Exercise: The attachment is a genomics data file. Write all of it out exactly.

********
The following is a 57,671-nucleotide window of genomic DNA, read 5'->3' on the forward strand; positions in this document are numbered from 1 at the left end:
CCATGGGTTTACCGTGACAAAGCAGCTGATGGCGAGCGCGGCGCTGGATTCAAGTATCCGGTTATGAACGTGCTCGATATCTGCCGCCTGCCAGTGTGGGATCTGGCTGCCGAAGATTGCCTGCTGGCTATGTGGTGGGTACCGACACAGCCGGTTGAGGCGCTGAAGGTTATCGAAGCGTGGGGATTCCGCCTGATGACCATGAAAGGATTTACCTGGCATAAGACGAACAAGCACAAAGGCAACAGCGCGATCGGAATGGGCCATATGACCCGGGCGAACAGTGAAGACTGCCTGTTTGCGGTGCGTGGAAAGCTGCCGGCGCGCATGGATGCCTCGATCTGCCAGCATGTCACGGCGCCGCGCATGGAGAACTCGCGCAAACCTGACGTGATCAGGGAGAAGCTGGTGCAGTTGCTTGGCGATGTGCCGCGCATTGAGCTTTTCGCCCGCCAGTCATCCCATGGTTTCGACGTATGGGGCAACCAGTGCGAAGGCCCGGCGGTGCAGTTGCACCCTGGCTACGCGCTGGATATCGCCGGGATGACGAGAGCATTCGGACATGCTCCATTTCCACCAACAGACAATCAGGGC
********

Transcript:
The following is a 57,671-nucleotide window of genomic DNA, read 5'->3' on the forward strand; positions in this document are numbered from 1 at the left end:
CCATGGGTTTACCGTGACAAAGCAGCTGATGGCGAGCGCGGCGCTGGATTCAAGTATCCGGTTATGAACGTGCTCGATATCTGCCGCCTGCCAGTGTGGGATCTGGCTGCCGAAGATTGCCTGCTGGCTATGTGGTGGGTACCGACACAGCCGGTTGAGGCGCTGAAGGTTATCGAAGCGTGGGGATTCCGCCTGATGACCATGAAAGGATTTACCTGGCATAAGACGAACAAGCACAAAGGCAACAGCGCGATCGGAATGGGCCATATGACCCGGGCGAACAGTGAAGACTGCCTGTTTGCGGTGCGTGGAAAGCTGCCGGCGCGCATGGATGCCTCGATCTGCCAGCATGTCACGGCGCCGCGCATGGAGAACTCGCGCAAACCTGACGTGATCAGGGAGAAGCTGGTGCAGTTGCTTGGCGATGTGCCGCGCATTGAGCTTTTCGCCCGCCAGTCATCCCATGGTTTCGACGTATGGGGCAACCAGTGCGAAGGCCCGGCGGTGCAGTTGCACCCTGGCTACGCGCTGGATATCGCCGGGATGACGAGAGCATTCGGACATGCTCCATTTCCACCAACAGACAATCAGGGC